1. Set-up a triangle-In the boot of your car, underneath the carpeting, there will be a tool kit with a reflective triangle. Set this up 45 metres away from your car to warn other motorists of your position.
2. Loosen the wheel nuts-Take the wheel spanner out of the tool kit and approach the deflated wheel. Remember to loosen the nut before jacking up the car, as the ground offers resistance. A wheel in the air will simply rotate. Adopt the old slogan “rightie-tightie and leftie-loosie,” which means turning the spanner clockwise will tighten the wheel nut and counter-clockwise will loosen it.
3. Jack-up the car- In your tool kit there will also be a jack. Take this out and you’ll spot a curved mounting point and a flat point on either side. The flat point, which is the the bottom of the jack, must be placed on the ground. The curved point must go under the car. You’ll notice that the underside of your car has two points at each end where this curved point fits. Placing this in the correct position ensures that you do not damage the underside of your car. Once the jack is in place, begin rotating the lever in a clockwise motion and the car will lift.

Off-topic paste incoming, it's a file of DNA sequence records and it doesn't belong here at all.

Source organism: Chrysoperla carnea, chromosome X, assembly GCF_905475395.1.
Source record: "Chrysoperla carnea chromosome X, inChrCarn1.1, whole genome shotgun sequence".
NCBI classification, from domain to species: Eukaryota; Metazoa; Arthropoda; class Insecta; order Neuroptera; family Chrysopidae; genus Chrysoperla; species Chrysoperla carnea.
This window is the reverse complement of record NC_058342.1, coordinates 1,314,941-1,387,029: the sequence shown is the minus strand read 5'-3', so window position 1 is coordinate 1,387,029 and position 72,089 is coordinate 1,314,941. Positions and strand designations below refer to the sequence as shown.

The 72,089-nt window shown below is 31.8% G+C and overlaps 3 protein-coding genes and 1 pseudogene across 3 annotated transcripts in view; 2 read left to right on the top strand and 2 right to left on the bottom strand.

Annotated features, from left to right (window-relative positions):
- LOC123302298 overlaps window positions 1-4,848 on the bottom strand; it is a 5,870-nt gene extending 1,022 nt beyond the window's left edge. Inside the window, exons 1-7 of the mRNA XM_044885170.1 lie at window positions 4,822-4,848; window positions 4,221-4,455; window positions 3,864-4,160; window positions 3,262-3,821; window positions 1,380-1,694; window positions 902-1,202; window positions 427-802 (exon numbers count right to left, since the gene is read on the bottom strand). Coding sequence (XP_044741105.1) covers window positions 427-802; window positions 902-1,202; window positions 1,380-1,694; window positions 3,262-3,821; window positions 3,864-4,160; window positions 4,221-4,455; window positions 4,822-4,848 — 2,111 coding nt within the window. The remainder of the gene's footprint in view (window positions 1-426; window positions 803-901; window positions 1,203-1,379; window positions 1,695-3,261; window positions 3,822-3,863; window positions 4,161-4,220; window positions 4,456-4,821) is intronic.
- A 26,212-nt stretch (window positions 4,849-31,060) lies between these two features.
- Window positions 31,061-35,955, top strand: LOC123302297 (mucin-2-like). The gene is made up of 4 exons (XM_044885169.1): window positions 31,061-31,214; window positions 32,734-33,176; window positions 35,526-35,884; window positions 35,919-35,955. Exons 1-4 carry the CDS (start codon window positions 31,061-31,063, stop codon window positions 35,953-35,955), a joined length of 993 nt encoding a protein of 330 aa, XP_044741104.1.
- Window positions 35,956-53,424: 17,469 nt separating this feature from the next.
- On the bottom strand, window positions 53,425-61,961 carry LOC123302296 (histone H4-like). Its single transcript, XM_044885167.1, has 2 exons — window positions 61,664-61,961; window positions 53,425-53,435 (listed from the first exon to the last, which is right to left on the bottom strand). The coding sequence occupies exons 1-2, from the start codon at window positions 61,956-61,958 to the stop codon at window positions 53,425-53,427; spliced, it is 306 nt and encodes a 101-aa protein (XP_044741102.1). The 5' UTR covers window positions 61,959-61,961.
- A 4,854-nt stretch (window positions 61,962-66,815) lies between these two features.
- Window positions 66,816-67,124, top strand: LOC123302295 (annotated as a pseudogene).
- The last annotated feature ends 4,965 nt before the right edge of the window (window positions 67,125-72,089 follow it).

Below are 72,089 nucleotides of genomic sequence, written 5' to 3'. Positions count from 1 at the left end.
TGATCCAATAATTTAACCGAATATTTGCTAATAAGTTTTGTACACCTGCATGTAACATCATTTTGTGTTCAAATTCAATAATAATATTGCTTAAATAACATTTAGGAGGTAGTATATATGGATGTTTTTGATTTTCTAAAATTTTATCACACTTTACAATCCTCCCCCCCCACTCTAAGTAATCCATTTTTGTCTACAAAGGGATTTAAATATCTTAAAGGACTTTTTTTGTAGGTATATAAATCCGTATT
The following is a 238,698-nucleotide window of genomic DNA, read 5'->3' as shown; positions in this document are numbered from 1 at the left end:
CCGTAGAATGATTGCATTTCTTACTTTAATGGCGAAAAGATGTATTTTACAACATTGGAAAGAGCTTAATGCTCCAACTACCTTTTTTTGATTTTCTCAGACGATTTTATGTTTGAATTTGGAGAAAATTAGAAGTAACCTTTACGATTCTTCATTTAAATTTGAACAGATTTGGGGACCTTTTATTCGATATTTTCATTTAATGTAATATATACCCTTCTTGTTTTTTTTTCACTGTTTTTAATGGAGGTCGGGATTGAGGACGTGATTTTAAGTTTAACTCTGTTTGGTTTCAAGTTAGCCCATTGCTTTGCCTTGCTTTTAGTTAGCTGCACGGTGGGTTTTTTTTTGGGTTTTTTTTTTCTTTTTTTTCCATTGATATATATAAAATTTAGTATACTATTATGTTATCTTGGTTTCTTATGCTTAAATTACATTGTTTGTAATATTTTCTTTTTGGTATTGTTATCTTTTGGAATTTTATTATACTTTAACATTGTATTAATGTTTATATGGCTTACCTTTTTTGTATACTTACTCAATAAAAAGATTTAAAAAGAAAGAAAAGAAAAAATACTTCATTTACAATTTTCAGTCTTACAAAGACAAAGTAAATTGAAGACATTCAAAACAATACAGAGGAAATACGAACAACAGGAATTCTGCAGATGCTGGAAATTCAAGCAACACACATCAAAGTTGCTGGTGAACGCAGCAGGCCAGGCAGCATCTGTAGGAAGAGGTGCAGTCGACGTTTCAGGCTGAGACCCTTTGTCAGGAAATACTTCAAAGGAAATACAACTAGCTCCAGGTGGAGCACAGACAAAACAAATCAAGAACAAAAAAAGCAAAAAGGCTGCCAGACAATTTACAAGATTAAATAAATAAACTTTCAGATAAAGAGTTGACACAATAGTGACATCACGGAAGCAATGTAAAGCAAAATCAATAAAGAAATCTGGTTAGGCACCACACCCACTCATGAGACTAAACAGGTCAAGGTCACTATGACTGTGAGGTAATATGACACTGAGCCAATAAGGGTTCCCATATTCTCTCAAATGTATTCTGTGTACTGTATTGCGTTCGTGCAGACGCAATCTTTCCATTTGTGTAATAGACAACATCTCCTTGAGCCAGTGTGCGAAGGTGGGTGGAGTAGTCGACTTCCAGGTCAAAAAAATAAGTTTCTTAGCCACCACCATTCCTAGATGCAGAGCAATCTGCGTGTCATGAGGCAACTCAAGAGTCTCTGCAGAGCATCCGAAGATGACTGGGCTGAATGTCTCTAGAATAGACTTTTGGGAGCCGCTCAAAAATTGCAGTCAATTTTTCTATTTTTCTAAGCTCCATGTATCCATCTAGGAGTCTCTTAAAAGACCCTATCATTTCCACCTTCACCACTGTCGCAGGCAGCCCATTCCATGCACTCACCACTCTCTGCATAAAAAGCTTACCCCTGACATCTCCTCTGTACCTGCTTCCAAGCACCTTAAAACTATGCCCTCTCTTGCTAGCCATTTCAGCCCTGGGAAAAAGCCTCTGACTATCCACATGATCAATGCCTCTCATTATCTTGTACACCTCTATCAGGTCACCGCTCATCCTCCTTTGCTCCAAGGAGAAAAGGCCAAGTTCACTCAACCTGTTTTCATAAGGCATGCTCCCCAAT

4.Put the spare wheel on- Underneath your toolkit there’s normally a full-size spare wheel or a ‘space saver’ or ‘Marie biscuit’ - as we South Africans call it. Once you have the spare wheel in place, look through the holes and make sure that they line-up with the hole on the hub of your car. Then place the wheel nuts back in as tight as you can with your fingers.
5. Lower the jack and tighten the wheel nuts- Start to rotate the lever in a counter-clockwise motion until you can remove the jack from the mounting point under the car. Then grab your wheel spanner and tighten them as much as you can.
6. Get to your nearest tyre shop- Drive slowly to your nearest tyre shop and have them either repair your damaged tyre or replace it with a new one, for safety.
Here's a video to help you along: